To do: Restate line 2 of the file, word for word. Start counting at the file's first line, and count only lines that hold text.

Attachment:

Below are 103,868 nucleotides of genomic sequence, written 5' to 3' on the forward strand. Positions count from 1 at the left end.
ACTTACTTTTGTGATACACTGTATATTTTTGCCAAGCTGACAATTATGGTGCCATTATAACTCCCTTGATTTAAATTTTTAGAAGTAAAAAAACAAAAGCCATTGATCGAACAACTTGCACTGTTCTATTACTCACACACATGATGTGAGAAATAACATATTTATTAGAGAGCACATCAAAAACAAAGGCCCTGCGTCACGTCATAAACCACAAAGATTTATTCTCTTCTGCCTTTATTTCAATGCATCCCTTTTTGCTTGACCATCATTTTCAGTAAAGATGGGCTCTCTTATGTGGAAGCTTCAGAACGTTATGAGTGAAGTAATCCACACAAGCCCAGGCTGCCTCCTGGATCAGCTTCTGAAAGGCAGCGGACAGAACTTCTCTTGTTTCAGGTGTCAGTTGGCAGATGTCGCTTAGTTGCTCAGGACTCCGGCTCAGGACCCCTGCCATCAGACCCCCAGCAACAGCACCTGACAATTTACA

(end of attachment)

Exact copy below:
ACTTACTTTTGTGATACACTGTATATTTTTGCCAAGCTGACAATTATGGTGCCATTATAACTCCCTTGATTTAAATTTTTAGAAGTAAAAAAACAAAAGCCATTGATCGAACAACTTGCACTGTTCTATTACTCACACACATGATGTGAGAAATAACATATTTATTAGAGAGCACATCAAAAACAAAGGCCCTGCGTCACGTCATAAACCACAAAGATTTATTCTCTTCTGCCTTTATTTCAATGCATCCCTTTTTGCTTGACCATCATTTTCAGTAAAGATGGGCTCTCTTATGTGGAAGCTTCAGAACGTTATGAGTGAAGTAATCCACACAAGCCCAGGCTGCCTCCTGGATCAGCTTCTGAAAGGCAGCGGACAGAACTTCTCTTGTTTCAGGTGTCAGTTGGCAGATGTCGCTTAGTTGCTCAGGACTCCGGCTCAGGACCCCTGCCATCAGACCCCCAGCAACAGCACCTGACAATTTACA